But be doers of the word, and not hearers only, deceiving yourselves. 23 For if anyone is a hearer of the word and not a doer, he is like a man who looks intently at his natural face in a mirror. 24 For he looks at himself and goes away and at once forgets what he was like. —James 1:22-24
Have you ever looked in the mirror and been horrified at what you saw? Maybe there was a big piece of spinach stuck between your front teeth? Or a huge sprout of hair sticking up in back? Or a morsel of cream cheese clinging to your mustache?
James is writing an intensely practical, urgent letter to Jewish believers who have been scattered because of persecution (James 1:1). These are dearly loved brothers and sisters in Christ, and they face a host of dangers, not only from pressures and enemies outside but also from within their own hearts. In this first chapter James will caution them against being deceived three times! The verses here give us the second of those warnings. What is the source of this deception? Themselves! And what kind of problem would arise through this self-deception? Being hearers of the word of God only, without actually doing what it says.
Then James gives an illustration of this “hearing-only” problem: you’ve just taken a good look in a mirror (for the original hearers, this probably would be polished metal, rather than what hangs on our wall today), but what happens after your look? Not transformation. Not dealing with what you have seen of yourself. Nope, you go away and forget.
James has already given important instructions to his hearers in this letter: receive trials with joy; ask God for wisdom; stand fast under trial; don’t blame God for temptations; be quick to hear, slow to speak, and slow to anger; and put away filthiness and rampant wickedness. The rest of the book is full of similarly practical, important words. But if the hearers simply lean back in their seats, nodding in agreement, and then proceed to live on in anxiety, anger, and immorality, satisfied that they have heard from God, they will be in real trouble! God’s word, received with God’s help, by faith in God’s own Son, will effect change into God’s likeness (see James 1:18 and 2:1).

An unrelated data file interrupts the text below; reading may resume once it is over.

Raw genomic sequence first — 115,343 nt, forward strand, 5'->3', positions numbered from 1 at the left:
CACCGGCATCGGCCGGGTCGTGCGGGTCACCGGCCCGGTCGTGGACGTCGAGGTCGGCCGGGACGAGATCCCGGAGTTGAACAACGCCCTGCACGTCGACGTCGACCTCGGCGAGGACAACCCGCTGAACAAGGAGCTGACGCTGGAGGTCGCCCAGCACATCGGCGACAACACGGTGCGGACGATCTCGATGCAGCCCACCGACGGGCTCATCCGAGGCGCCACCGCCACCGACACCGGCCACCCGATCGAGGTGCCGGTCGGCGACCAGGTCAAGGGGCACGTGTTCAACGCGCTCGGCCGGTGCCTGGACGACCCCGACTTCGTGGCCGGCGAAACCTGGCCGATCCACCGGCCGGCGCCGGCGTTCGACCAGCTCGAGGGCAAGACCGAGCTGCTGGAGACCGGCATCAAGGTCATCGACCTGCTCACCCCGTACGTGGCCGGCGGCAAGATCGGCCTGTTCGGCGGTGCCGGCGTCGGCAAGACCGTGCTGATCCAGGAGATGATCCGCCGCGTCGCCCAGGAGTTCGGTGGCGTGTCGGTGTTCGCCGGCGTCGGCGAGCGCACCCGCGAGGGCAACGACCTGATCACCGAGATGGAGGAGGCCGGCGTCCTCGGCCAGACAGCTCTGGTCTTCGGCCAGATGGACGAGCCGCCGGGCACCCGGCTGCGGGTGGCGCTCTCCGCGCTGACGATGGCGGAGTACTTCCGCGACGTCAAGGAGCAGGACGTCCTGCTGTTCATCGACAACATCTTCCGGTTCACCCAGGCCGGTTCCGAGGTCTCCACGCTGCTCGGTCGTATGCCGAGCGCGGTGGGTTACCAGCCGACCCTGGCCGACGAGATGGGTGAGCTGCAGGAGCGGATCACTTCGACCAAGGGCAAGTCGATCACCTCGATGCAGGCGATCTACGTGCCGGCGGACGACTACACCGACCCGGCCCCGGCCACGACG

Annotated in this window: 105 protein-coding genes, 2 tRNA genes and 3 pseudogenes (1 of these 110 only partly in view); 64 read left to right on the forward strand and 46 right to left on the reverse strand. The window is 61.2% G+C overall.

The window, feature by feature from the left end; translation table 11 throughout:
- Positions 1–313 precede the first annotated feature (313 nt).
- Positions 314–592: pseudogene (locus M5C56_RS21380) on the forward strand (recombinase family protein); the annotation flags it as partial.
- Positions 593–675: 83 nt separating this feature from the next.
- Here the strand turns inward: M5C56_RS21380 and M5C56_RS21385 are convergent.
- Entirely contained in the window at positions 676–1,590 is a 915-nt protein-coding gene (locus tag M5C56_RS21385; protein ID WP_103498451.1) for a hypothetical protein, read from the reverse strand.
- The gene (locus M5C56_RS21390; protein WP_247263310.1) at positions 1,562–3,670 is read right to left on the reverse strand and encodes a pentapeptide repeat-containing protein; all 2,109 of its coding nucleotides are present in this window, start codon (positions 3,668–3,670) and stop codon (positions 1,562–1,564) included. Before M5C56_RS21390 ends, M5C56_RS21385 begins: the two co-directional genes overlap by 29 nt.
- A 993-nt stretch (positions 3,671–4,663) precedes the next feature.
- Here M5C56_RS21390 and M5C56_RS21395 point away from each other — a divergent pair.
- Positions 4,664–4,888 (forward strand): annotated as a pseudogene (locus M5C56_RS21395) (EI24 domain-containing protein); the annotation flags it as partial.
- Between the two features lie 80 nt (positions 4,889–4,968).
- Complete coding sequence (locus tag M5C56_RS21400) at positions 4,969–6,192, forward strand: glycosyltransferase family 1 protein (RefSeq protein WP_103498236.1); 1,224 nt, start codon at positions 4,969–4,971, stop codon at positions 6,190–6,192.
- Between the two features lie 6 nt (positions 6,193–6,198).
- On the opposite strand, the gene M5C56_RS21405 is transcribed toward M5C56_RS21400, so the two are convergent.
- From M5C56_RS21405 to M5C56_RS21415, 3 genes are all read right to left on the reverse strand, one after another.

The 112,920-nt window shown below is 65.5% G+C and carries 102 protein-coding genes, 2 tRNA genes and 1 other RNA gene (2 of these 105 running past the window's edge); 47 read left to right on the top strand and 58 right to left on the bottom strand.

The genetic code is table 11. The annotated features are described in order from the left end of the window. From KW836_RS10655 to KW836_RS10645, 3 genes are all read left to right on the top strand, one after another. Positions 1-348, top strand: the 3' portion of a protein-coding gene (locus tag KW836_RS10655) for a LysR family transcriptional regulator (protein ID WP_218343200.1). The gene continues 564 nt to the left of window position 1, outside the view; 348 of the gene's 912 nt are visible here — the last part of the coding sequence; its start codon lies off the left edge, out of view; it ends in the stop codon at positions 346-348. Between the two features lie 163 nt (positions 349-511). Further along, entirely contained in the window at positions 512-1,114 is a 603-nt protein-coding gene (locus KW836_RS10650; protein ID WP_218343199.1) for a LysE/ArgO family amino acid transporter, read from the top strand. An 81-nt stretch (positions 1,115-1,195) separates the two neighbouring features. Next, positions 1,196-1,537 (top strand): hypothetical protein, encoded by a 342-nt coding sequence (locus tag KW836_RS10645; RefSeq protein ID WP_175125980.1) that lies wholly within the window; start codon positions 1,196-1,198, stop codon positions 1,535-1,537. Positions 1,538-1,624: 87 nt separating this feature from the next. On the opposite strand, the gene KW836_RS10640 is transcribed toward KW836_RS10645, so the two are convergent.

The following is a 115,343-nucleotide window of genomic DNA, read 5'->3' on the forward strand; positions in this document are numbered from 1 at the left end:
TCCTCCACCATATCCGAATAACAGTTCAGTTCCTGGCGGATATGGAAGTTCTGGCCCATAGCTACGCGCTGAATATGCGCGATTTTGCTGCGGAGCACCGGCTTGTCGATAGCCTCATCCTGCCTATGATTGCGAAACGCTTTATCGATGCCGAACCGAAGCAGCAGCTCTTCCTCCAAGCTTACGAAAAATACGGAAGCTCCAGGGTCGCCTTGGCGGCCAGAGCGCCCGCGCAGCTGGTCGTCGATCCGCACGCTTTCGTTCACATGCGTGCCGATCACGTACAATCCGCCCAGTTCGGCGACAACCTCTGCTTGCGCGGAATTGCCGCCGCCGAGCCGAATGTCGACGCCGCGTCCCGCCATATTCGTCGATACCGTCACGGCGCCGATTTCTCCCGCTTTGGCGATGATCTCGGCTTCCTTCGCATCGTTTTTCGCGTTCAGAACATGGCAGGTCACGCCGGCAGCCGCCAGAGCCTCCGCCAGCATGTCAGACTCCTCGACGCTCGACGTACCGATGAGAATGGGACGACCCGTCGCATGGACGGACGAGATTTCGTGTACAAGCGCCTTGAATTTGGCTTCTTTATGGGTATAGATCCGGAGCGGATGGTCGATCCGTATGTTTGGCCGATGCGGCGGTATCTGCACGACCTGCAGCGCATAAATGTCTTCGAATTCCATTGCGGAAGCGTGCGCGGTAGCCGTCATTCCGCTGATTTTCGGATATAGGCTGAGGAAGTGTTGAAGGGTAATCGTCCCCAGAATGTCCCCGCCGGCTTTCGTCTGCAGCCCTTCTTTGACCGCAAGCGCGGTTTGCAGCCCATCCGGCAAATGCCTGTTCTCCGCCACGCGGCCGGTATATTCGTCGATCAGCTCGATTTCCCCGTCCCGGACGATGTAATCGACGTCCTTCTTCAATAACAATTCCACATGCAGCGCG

Do you hear God’s word regularly? Do you have a daily pattern of looking intently at the Bible so that its illuminating light may shine on your heart (James 1:25)?
Do you ask for God’s help seeing where his word calls for change in your own life? Or are you satisfied simply with study?
How does the gospel give us hope for real change? Why does faith in Christ prompt on-going repentance, change, and growth? How is this different than trying to earn God’s favor by improving ourselves in our own strength?